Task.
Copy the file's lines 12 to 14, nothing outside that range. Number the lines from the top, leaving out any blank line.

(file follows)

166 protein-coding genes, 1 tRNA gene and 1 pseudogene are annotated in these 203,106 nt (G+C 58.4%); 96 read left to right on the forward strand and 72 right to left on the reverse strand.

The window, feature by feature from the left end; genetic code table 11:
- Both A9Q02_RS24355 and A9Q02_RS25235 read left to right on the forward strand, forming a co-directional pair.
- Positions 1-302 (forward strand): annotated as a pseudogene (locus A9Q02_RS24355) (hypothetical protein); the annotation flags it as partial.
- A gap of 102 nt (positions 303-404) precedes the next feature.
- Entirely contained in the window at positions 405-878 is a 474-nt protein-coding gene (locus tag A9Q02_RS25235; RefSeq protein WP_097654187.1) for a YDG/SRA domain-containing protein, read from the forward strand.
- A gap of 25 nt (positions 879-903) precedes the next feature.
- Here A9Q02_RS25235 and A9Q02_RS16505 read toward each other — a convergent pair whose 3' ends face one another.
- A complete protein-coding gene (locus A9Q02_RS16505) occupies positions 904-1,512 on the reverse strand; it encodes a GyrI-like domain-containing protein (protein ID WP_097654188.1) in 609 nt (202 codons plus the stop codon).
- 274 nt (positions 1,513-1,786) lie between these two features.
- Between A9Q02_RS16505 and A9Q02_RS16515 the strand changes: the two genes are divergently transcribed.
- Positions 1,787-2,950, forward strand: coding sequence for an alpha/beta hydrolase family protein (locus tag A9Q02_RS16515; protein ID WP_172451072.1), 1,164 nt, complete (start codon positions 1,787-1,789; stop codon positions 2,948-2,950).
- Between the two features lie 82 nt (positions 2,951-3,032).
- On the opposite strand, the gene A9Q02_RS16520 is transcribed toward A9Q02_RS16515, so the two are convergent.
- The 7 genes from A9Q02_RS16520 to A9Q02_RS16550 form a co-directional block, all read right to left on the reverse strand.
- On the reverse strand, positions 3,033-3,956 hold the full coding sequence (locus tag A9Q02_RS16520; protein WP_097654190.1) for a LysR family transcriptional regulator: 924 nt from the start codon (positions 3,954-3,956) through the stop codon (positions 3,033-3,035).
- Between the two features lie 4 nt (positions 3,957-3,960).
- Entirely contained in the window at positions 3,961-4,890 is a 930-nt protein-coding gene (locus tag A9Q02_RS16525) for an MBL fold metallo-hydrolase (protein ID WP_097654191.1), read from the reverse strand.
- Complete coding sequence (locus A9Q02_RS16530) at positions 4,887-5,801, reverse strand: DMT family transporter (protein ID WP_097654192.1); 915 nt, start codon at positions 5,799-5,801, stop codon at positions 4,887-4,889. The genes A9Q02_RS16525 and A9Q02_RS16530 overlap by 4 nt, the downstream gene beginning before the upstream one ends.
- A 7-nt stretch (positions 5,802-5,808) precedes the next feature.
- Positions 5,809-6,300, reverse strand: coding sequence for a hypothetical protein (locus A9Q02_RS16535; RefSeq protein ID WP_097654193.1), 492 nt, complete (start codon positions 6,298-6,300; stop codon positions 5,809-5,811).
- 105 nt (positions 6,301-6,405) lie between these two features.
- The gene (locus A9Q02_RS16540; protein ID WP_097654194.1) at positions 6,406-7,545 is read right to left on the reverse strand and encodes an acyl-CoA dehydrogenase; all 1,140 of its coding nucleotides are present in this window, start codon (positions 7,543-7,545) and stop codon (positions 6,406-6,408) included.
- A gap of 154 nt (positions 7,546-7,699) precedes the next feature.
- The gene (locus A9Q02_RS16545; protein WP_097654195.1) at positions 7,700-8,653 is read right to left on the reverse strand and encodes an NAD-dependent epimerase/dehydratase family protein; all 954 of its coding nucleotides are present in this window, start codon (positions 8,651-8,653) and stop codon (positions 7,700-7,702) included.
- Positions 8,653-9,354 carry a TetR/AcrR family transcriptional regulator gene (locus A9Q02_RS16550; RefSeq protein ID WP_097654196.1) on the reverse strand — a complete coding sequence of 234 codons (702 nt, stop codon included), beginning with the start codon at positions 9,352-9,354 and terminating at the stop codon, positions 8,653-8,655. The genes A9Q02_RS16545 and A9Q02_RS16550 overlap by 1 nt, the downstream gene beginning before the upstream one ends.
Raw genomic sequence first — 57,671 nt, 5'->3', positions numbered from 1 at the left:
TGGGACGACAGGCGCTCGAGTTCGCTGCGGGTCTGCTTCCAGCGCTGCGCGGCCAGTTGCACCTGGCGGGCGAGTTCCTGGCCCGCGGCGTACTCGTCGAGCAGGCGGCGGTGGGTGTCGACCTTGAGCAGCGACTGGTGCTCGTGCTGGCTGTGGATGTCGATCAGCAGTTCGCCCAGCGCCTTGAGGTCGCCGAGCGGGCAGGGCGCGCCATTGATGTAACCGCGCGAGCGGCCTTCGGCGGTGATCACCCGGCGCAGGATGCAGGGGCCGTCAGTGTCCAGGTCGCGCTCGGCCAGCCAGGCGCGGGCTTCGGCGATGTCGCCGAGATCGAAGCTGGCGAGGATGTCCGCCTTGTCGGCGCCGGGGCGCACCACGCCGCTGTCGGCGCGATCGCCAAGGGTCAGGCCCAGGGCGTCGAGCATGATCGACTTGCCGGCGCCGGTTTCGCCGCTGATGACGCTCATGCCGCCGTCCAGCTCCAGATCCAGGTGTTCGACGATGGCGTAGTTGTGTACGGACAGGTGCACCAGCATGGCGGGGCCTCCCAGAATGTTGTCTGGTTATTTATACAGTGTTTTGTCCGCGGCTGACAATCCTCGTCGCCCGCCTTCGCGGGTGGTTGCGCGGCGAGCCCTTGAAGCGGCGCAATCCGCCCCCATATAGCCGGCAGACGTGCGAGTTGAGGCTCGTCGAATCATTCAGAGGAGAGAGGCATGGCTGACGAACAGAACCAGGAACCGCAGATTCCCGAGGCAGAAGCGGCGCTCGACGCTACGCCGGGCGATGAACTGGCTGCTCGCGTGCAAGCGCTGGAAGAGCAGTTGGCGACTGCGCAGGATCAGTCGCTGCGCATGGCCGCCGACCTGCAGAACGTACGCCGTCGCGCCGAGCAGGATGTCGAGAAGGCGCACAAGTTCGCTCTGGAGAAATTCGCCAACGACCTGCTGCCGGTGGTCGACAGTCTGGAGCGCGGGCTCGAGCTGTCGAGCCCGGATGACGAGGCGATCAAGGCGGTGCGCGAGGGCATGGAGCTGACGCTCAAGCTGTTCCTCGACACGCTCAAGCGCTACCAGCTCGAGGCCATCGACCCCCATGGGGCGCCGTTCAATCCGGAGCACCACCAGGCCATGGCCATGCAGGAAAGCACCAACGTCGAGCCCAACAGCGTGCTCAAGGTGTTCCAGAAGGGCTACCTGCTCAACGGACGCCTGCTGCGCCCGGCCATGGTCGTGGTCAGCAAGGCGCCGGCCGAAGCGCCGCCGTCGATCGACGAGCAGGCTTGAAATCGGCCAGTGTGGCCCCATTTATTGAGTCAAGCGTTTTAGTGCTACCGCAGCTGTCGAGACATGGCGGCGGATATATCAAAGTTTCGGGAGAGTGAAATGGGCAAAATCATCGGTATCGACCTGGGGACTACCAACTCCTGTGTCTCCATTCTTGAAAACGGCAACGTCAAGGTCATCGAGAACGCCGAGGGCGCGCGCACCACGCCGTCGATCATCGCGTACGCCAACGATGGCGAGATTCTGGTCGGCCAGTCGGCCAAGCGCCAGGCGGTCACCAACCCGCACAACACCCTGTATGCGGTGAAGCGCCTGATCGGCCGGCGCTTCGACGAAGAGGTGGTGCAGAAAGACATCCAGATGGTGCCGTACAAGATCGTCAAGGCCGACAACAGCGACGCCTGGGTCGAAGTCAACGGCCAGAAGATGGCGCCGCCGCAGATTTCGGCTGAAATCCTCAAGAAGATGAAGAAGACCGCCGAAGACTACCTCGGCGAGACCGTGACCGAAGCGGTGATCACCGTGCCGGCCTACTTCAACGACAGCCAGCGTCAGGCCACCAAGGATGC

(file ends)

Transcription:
- Positions 1,787-2,950, forward strand: coding sequence for an alpha/beta hydrolase family protein (locus tag A9Q02_RS16515; protein ID WP_172451072.1), 1,164 nt, complete (start codon positions 1,787-1,789; stop codon positions 2,948-2,950).
- Between the two features lie 82 nt (positions 2,951-3,032).
- On the opposite strand, the gene A9Q02_RS16520 is transcribed toward A9Q02_RS16515, so the two are convergent.